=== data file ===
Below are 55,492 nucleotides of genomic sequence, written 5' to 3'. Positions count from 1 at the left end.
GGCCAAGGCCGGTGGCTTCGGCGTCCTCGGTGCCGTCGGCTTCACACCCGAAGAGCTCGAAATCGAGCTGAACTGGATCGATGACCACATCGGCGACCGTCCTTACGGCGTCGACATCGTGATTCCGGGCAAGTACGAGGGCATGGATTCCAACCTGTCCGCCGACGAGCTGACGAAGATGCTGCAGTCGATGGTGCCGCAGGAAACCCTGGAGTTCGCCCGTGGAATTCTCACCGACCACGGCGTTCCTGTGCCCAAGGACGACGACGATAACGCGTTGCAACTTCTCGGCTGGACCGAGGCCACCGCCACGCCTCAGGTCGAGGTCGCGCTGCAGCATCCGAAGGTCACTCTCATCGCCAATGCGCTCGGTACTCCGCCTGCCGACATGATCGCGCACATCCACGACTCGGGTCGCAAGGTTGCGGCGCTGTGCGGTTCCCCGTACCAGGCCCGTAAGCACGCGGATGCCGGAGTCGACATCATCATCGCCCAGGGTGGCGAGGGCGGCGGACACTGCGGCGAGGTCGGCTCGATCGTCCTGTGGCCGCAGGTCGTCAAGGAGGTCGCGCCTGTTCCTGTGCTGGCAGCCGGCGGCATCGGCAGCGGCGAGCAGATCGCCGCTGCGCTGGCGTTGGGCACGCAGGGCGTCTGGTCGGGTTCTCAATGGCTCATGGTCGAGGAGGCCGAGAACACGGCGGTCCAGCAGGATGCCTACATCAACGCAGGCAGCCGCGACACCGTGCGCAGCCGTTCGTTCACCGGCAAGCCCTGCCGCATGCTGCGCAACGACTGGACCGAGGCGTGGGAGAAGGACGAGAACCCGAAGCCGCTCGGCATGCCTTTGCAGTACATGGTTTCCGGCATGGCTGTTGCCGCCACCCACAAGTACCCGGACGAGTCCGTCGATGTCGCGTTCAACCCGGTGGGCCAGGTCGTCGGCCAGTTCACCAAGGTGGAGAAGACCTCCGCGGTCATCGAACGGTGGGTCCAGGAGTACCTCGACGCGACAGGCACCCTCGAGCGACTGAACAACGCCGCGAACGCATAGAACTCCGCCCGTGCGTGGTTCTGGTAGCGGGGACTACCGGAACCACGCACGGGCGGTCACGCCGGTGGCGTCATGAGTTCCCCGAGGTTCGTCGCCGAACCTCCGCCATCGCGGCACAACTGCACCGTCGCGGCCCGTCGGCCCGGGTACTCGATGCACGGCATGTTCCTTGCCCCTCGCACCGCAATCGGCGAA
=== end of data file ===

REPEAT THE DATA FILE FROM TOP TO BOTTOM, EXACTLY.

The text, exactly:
Below are 55,492 nucleotides of genomic sequence, written 5' to 3'. Positions count from 1 at the left end.
GGCCAAGGCCGGTGGCTTCGGCGTCCTCGGTGCCGTCGGCTTCACACCCGAAGAGCTCGAAATCGAGCTGAACTGGATCGATGACCACATCGGCGACCGTCCTTACGGCGTCGACATCGTGATTCCGGGCAAGTACGAGGGCATGGATTCCAACCTGTCCGCCGACGAGCTGACGAAGATGCTGCAGTCGATGGTGCCGCAGGAAACCCTGGAGTTCGCCCGTGGAATTCTCACCGACCACGGCGTTCCTGTGCCCAAGGACGACGACGATAACGCGTTGCAACTTCTCGGCTGGACCGAGGCCACCGCCACGCCTCAGGTCGAGGTCGCGCTGCAGCATCCGAAGGTCACTCTCATCGCCAATGCGCTCGGTACTCCGCCTGCCGACATGATCGCGCACATCCACGACTCGGGTCGCAAGGTTGCGGCGCTGTGCGGTTCCCCGTACCAGGCCCGTAAGCACGCGGATGCCGGAGTCGACATCATCATCGCCCAGGGTGGCGAGGGCGGCGGACACTGCGGCGAGGTCGGCTCGATCGTCCTGTGGCCGCAGGTCGTCAAGGAGGTCGCGCCTGTTCCTGTGCTGGCAGCCGGCGGCATCGGCAGCGGCGAGCAGATCGCCGCTGCGCTGGCGTTGGGCACGCAGGGCGTCTGGTCGGGTTCTCAATGGCTCATGGTCGAGGAGGCCGAGAACACGGCGGTCCAGCAGGATGCCTACATCAACGCAGGCAGCCGCGACACCGTGCGCAGCCGTTCGTTCACCGGCAAGCCCTGCCGCATGCTGCGCAACGACTGGACCGAGGCGTGGGAGAAGGACGAGAACCCGAAGCCGCTCGGCATGCCTTTGCAGTACATGGTTTCCGGCATGGCTGTTGCCGCCACCCACAAGTACCCGGACGAGTCCGTCGATGTCGCGTTCAACCCGGTGGGCCAGGTCGTCGGCCAGTTCACCAAGGTGGAGAAGACCTCCGCGGTCATCGAACGGTGGGTCCAGGAGTACCTCGACGCGACAGGCACCCTCGAGCGACTGAACAACGCCGCGAACGCATAGAACTCCGCCCGTGCGTGGTTCTGGTAGCGGGGACTACCGGAACCACGCACGGGCGGTCACGCCGGTGGCGTCATGAGTTCCCCGAGGTTCGTCGCCGAACCTCCGCCATCGCGGCACAACTGCACCGTCGCGGCCCGTCGGCCCGGGTACTCGATGCACGGCATGTTCCTTGCCCCTCGCACCGCAATCGGCGAA